In the brief it submitted to the Supreme Court, the state of Mississippi did more than outline its case for banning abortions before a fetus is viable: It revised history. “The march of progress” has left Roe v. Wade and Planned Parenthood v. Casey “behind,” attorneys wrote. Decisions in those landmark cases, which established a right to abortion and separately upheld that right, have been “undercut” by certain developments. “Today, adoption is accessible, and on a wide scale women attain both professional success and a rich family life, contraceptives are more available and effective, and scientific advances show that an unborn child has taken on the human form and features months before viability,” according to the brief. Mississippi’s attorneys have crammed several remarkable ideas into one sentence, among them that women these days have it all.
“They’re saying there’s no need because people like Amy Coney Barrett exist. Women can have big families and successful professional lives and there’s no need to choose,” the legal scholar Mary Ziegler told the New York Times. In a statement, Lynn Fitch, the attorney general of Mississippi, said as much. “A lot has changed in five decades,” she claimed. There was once “little support for women who wanted a full family life and a successful career,” she added. “In these last 50 years, women have carved their own way to achieving a better balance for success in their professional and personal lives.”
Fitch sells purposeful fiction. Two years of economic hardship pushed women workers out of their jobs by the tens of thousands. Those who wish to return to their professional lives may find the way blocked, both by traditional gender expectations and the absence of universal paid leave. Mississippi now seeks to add another burden to women’s lives. Women’s ability to control their reproduction is not central to their professional or personal success, the state insists, contradicting both the available research and basic common sense. Should the court uphold Mississippi’s abortion ban, justices will give the conservative movement what it has wanted for years: the body as a prison. Few will escape.
During oral arguments in the Mississippi case on Wednesday, Justice Barrett suggested blithely that adoption could replace abortion. “There is without question an infringement on bodily autonomy, for which we have another context like vaccines,” she said to the attorney for Jackson Women’s Health, the abortion clinic Mississippi is trying to close. “Why didn’t you address the safe-haven laws, and why don’t they matter?” Safe-haven laws allow a person to surrender a child at birth. They don’t spare anyone a pregnancy. That may not trouble the justice, but it should trouble everyone else. The burdens imposed by pregnancy and by a vaccine mandate are not equivalent. Pregnancy is dangerous; vaccines are not. A person who refuses a vaccine imperils both themselves and others; a person who refuses to be pregnant imperils no one alive.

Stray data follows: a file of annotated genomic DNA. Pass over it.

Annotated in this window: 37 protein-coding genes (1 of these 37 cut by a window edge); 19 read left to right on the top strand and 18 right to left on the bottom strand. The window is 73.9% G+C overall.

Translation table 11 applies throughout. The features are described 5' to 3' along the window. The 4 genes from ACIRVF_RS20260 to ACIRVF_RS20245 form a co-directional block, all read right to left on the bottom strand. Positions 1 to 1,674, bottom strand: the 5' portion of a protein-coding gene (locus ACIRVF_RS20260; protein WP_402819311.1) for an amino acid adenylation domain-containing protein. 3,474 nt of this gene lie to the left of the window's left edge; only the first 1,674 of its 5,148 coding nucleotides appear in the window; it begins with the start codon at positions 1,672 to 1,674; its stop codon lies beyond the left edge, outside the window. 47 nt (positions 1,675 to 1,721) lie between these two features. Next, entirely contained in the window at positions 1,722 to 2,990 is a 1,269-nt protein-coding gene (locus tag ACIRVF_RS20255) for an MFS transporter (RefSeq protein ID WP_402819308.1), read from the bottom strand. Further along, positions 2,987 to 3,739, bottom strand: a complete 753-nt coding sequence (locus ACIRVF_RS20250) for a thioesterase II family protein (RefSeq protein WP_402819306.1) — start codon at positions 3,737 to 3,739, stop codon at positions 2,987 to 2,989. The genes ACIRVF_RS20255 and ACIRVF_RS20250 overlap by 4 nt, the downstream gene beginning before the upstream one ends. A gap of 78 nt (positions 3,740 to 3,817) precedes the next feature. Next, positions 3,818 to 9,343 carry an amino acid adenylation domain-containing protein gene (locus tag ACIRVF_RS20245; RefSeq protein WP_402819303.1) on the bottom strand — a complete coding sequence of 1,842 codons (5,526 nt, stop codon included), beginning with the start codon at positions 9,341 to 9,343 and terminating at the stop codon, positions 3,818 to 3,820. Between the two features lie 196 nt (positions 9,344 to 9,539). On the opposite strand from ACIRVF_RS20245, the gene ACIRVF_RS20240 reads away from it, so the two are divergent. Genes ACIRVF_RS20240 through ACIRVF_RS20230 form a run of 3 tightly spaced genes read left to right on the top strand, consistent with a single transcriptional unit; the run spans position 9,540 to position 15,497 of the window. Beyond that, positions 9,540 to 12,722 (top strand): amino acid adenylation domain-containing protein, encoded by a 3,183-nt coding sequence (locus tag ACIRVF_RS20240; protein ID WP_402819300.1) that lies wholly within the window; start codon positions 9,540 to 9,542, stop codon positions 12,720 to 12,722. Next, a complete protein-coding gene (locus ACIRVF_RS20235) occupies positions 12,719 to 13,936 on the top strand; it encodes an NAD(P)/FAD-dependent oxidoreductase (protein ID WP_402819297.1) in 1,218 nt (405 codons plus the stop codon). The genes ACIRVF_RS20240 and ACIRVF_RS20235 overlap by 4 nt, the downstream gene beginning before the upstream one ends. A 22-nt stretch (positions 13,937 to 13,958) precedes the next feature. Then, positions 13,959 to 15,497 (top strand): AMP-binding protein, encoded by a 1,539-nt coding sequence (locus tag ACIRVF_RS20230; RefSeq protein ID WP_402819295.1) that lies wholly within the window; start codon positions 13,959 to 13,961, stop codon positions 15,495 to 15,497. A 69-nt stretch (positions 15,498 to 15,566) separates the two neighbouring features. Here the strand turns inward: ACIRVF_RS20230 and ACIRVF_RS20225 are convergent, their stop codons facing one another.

Yet Barrett and Mississippi must minimize the risks of pregnancy to keep up a broader pretense. They can say they dream of a bright future where women are not only safe but have learned to balance family and career with equanimity. The real world is less comforting. Women do not have it all. Those such as Barrett, a mother of seven, are the exception, not the rule, and the reason isn’t hard to guess. Barrett comes from family money. She has held the kinds of jobs that pay well and provide parental leave. Most women aren’t so fortunate. Strip them of the right to control the size of their families, and they will lose one of the few ways they can control their lives. They will not be able to raise seven children and ascend to the Supreme Court. They will struggle and fall more deeply into poverty, and states like Mississippi will not raise them up.
If Mississippi gets its way, the state will set a far grimmer future in motion. Our present reality is not much different. The anti-abortion movement has been grinding its opponents down for five decades. It has already forced a collective indignity on everyone who can become pregnant. Our bodies are subject to public debate; as a result, the body’s contents feel, often, like public property. Should states gain the right to force women to stay pregnant, they will turn the body against its owner, trapping a living person for the sake of a person who does not yet exist. Horror sets in when this future is contemplated. No longer would I belong to myself. My body might no longer be an ally but a trap. Even so, I, like Barrett, stand a better chance of escape than most. Millions more may lose whatever choices they had.
On days like Wednesday, despair is a real temptation. Despair and fatigue at being forced to defend the integrity of one’s body and choices. Yet those feelings can amount to surrender. Anger offers something closer to salvation. Anger can galvanize. Anger fights. It can defend the truth of the body against those who would make it a prison. The body can be a force too. It can take over a street, occupy a building, and break an unjust law. The right wants to slam the door on everyone who can get pregnant. For a moment, in some places, it may even succeed. But not forever, not if bodies resist.